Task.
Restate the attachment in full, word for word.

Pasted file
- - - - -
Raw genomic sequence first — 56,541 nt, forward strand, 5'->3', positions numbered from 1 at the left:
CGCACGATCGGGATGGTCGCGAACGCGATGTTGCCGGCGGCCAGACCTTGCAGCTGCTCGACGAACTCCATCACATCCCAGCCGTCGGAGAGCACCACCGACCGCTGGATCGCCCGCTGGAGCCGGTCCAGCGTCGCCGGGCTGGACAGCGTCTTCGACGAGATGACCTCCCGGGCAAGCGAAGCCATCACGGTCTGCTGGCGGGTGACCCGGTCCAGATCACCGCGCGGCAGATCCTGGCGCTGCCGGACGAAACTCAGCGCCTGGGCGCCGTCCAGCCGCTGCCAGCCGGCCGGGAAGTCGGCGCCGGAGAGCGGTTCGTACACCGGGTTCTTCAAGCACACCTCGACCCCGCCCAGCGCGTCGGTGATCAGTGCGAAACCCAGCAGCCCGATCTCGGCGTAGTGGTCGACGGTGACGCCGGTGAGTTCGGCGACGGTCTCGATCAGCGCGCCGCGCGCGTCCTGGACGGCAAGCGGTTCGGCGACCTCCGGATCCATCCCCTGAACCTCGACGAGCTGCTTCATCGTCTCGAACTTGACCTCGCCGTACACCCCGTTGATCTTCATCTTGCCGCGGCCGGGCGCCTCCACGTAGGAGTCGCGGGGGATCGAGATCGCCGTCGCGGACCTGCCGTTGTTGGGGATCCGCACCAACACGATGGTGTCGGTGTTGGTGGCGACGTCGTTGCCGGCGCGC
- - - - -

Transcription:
Raw genomic sequence first — 56,541 nt, forward strand, 5'->3', positions numbered from 1 at the left:
CGCACGATCGGGATGGTCGCGAACGCGATGTTGCCGGCGGCCAGACCTTGCAGCTGCTCGACGAACTCCATCACATCCCAGCCGTCGGAGAGCACCACCGACCGCTGGATCGCCCGCTGGAGCCGGTCCAGCGTCGCCGGGCTGGACAGCGTCTTCGACGAGATGACCTCCCGGGCAAGCGAAGCCATCACGGTCTGCTGGCGGGTGACCCGGTCCAGATCACCGCGCGGCAGATCCTGGCGCTGCCGGACGAAACTCAGCGCCTGGGCGCCGTCCAGCCGCTGCCAGCCGGCCGGGAAGTCGGCGCCGGAGAGCGGTTCGTACACCGGGTTCTTCAAGCACACCTCGACCCCGCCCAGCGCGTCGGTGATCAGTGCGAAACCCAGCAGCCCGATCTCGGCGTAGTGGTCGACGGTGACGCCGGTGAGTTCGGCGACGGTCTCGATCAGCGCGCCGCGCGCGTCCTGGACGGCAAGCGGTTCGGCGACCTCCGGATCCATCCCCTGAACCTCGACGAGCTGCTTCATCGTCTCGAACTTGACCTCGCCGTACACCCCGTTGATCTTCATCTTGCCGCGGCCGGGCGCCTCCACGTAGGAGTCGCGGGGGATCGAGATCGCCGTCGCGGACCTGCCGTTGTTGGGGATCCGCACCAACACGATGGTGTCGGTGTTGGTGGCGACGTCGTTGCCGGCGCGC